March 13, 2013
By Matt Winkeljohn
– An odd question was asked of Brian Gregory the other day, when the Georgia Tech basketball coach was caught off guard enough by a TV reporter’s query that he paused briefly before answering, and cracked his crooked “Are you nuts?” semi-grin as he did.
He was asked – paraphrasing here – if his team is still riding momentum from the big win. That was a reference to the Yellow Jackets’ upset at No. 6 win at Miami last week.
That produced a grand feeling, for sure, but between then and today’s noon rematch with Boston College in the ACC tournament opener, the Jackets frittered away a win at B.C.
Context is critical, and that loss did not change Tech’s worldview from within or without. Instead, that was an opportunity lost.
Yet a win in today’s rematch would gain another chance to change impressions. The winner gets a Friday shot at the ACC regular season champion Hurricanes, not to mention a shot at advancing to further postseason play.
“If there was [momentum], we got slapped in the face with reality that those are the highs and lows in a three-day period,” Gregory said. “You kind of felt everything with college basketball: the exhuberence we had on Wednesday night and the disappointment with the same guys [Saturday].”
Afforded a unique chance to prove their mettle outside of Beantown, the Jackets had it in their grasp and lost their grip.
Had the Jackets held on at Boston College rather than lose a 11-point second-half lead to fall 74-72, questions about their collective chutzpah would have abated.
That would have affirmed the 71-69 win at Miami late Wednesday, after which even Gregory said it would take a win over B.C. to qualify Miami as a breakthrough.
Instead, some 60 hours after Gregory’s biggest win as Tech’s coach, he opened a post-game interview with Wes Durham by saying, “We’re not there yet,” after B.C.
In meeting with the media before leaving Atlanta for Greensboro, the coach elaborated.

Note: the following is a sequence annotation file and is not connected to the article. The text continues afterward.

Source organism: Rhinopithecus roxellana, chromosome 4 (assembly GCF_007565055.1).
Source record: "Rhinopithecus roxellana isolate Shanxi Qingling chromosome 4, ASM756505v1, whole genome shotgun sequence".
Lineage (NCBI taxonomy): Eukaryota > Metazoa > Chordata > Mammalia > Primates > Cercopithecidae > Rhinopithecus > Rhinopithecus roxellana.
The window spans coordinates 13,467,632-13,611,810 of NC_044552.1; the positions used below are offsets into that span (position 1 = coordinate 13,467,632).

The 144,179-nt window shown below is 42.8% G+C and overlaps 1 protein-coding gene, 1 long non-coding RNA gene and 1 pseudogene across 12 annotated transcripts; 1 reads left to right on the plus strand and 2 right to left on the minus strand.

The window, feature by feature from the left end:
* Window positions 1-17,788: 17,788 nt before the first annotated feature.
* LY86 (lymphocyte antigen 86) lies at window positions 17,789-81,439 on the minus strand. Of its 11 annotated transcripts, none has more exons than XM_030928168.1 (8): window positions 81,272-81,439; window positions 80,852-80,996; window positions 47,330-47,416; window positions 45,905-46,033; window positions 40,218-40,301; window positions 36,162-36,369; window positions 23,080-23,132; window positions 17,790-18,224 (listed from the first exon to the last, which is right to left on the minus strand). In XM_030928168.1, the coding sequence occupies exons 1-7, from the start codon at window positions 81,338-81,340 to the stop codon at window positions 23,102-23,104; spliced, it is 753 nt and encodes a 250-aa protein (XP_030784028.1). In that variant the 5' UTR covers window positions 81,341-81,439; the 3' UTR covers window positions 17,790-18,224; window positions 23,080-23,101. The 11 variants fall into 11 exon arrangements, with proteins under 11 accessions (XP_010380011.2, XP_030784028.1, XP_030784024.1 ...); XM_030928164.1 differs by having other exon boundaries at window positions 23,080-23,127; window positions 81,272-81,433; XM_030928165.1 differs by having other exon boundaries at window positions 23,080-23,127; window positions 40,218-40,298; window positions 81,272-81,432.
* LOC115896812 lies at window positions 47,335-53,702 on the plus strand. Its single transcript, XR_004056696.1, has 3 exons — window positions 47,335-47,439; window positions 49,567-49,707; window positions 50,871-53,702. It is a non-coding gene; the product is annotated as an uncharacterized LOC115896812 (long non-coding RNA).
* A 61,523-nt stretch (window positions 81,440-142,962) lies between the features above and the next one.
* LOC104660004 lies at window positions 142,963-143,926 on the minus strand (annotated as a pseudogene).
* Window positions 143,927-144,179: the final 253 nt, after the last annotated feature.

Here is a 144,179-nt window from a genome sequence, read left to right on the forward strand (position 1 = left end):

“I thought it would be a great test to see if we’d taken a step . . . to play three games in six days, an evening game on Sunday, a 9 p.m. game on Wednesday that was not only physically draining but emotionally draining as well, get back at 3 a.m., go to class on Thursday, having travel problems on Friday, playing at noon on Saturday without the Poole brothers,” he said.
“It would have been a huge step in terms of the mental toughness that I think this program has to keep moving forward, and unfortunately I didn’t think we had that.”
Tech (16-14, 6-12 ACC) lost because point guard Mfon Udofia was in foul trouble, Solomon Poole wasn’t in Boston to back him up (he and brother Stacey were tending to a death in the family), the Eagles (15-16, 7-11) were allowed too easily to get to the rim, and Tech’s offense sputtered at the worst time.
The coach said that Udofia needs to play better than he did at B.C. All Jackets need to player harder for longer.
The Jackets have on several occasions played furiously for 40 minutes in trying to match up to superior competition, but in perhaps an equal number of instances they have either played down to inferior opponents or loosened their grip erringly.
“We have to play the whole game, not just get our lead and relax. You could see [B.C.] called a timeout when we were up by 10, and they just kind of came out and out-hustled us, playing hard, added more intensity,” said junior center Daniel Miller. “We’ve just got to keep playing. That’s a team that we can beat.”
It’s win-or-go-home time.
“You have to play that way. If our young guys are able to embrace that, then we’ll be in better shape,” Gregory said. “It’s a new season. We’ve made a lot of improvements, and we have the opportunity to go to Greensboro and hopefully play our best basketball of the year over a four-day period.
“Hopefully, after the disappointment of Saturday, our guys will be highly motivated. I think our guys understand that when we execute on both ends of the floor, we’re a pretty good team. Now, our job is to be able to do that starting Thursday.”
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